The following post was written by an RDAP 2021 Summit Scholarship recipient. Scholarships were prioritized for those from under-represented groups, first-time RDAP attendees, early career professionals, and current students. Each recipient was asked to write a brief post on their conference experience.
To me, academic conferences are both exciting and disappointing. They’re exciting because they provide us with so many new ideas and concepts to think and ponder about. But they’re disappointing because after attending a conference you realize how little time you actually have to spend on these exciting new ideas and concepts.
Dr. Tonia Sutherland’s keynote is the quintessential example of the Summit’s theme “Radical Change and Data” and drove me to think not only about the specifics of her presentation, but to also consider all the tangents associated with her topic (of which there are many). Dr. Sutherland’s presentation is a great example of a new idea or concept that I would love to spend more time thinking about, but it is also representative of a topic that is quite complex and difficult to integrate into existing research data management practices at a university. Along with ideas and concepts around Indigenous data sovereignty, the concept of feminist data practices require a systemic change not just to written policies and procedures, but to the very way researchers think about, collect, use, and share data (and we all know how flexible and adaptable academic researchers can be!!).
As a librarian at Canada’s largest university -- the University of Toronto -- I would love to see Indigenous, feminist, and racialized data policies put into place. I would also love to see the university promote and drive such changes from the highest levels, rather than leaving it up to individuals to try to push the change from the bottom up. If a university with the prominence and size of the University of Toronto were to promote such changes, there’s a higher probability that other universities and colleges in Canada would follow suit.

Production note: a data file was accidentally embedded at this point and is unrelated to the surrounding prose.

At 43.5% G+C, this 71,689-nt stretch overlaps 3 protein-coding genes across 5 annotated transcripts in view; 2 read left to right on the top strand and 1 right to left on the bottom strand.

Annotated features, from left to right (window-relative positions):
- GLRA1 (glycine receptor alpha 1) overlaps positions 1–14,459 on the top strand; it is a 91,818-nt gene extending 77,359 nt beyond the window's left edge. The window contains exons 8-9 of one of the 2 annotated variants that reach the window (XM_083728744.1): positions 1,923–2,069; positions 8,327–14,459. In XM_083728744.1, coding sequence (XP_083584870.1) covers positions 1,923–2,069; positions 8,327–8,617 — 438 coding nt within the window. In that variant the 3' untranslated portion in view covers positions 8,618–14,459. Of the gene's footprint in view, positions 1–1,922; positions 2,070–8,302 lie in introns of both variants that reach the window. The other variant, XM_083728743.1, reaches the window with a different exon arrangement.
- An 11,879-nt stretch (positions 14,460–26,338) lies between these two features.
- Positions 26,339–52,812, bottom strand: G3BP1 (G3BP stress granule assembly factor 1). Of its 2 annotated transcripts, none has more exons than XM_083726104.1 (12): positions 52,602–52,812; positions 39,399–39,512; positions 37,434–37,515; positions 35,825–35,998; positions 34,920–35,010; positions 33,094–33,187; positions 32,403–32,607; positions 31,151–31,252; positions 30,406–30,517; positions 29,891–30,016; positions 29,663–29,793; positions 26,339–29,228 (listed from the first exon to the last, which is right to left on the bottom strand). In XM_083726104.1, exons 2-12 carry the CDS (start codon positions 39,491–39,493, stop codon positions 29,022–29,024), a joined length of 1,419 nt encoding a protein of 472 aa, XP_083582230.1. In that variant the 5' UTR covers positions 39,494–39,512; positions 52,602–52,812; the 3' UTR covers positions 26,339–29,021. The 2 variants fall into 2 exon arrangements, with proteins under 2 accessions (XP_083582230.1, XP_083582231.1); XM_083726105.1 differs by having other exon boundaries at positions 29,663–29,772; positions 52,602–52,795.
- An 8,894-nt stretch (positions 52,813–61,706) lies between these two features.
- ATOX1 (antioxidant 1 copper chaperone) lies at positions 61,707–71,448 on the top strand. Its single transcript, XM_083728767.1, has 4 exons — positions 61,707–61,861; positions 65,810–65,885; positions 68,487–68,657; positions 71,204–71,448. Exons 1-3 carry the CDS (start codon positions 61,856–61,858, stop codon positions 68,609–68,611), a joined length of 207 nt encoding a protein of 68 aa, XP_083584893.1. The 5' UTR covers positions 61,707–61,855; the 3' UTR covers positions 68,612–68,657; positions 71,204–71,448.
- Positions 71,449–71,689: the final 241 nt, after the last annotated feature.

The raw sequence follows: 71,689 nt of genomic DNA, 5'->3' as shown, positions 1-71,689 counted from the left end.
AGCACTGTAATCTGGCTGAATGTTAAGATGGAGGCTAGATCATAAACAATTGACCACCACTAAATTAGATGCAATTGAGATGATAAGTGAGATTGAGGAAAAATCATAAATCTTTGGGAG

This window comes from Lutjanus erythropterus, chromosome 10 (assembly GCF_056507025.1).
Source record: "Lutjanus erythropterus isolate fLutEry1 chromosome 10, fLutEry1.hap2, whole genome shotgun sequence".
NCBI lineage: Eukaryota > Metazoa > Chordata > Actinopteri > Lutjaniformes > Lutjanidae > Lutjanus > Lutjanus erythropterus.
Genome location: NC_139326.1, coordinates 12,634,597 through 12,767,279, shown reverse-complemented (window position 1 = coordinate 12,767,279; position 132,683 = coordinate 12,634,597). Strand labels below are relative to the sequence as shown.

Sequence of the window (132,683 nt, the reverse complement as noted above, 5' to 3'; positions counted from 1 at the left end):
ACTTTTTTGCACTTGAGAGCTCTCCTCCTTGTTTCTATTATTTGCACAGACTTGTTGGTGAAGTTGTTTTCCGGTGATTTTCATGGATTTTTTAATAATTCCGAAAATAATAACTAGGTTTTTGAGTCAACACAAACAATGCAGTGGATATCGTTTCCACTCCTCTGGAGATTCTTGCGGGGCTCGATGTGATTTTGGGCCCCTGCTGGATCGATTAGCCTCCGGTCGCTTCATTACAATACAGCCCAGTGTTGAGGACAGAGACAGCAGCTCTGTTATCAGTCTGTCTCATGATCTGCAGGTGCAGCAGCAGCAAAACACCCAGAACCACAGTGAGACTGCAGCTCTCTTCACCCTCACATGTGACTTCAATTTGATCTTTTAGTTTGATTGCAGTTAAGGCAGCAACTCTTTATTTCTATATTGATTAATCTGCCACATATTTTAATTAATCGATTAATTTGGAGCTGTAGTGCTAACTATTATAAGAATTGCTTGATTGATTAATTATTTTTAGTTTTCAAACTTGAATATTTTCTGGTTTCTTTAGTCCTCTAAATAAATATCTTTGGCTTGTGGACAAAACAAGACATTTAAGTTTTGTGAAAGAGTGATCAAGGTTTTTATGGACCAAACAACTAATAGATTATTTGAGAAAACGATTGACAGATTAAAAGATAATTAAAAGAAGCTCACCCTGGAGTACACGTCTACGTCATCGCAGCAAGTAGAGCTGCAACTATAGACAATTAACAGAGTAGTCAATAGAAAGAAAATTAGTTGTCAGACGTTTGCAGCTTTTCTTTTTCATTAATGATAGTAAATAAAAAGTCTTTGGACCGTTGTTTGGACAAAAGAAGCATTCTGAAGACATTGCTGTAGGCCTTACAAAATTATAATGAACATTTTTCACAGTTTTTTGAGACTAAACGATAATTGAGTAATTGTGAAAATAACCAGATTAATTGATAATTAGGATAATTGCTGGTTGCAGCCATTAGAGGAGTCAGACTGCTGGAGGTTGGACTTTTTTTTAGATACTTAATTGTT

I suppose this is another disappointing aspect of attending conferences. You learn about great ideas and concepts that you’d like to see implemented more widely, but then you realize the massive challenges that exist to even convince people to listen to the idea, let alone implement the idea. Why does doing the right thing always require such a crazy uphill battle? It makes me realize how much resilience and perseverance long-term activists have and how exhausted they must be.
At the moment, I fear that many universities (in Canada and beyond) simply implement equity, diversity, and inclusive (data) policies and procedures at the lowest level possible in order to satisfy the most minimum of requirements. These policies and procedures are implemented in order to make some people feel less guilty, but they do very little to make people truly feel equitable, diverse, and included.
While difficult, this uphill battle is worth the effort. Plus, the journey associated with such a battle is just as important (and educational) as the destination. I am looking forward to investigating how I may be able to contribute to these systemic changes by creating or updating policies and procedures in my department. I am grateful to Dr. Sutherland, and other academics and librarians I’ve heard speak previously about these topics, for providing me with the ideas and concepts to pursue in my own organization.
I would also like to thank the Research Data Access and Preservation organization and sponsors Figshare, Northeastern University Library, Syracuse iSchool, and generous RDAP members for the opportunity to attend the RDAP Summit at no cost.
By Alicia Cappello MA | MLIS
Dataverse Preservation & Policy Coordinator
Scholars Portal | University of Toronto Libraries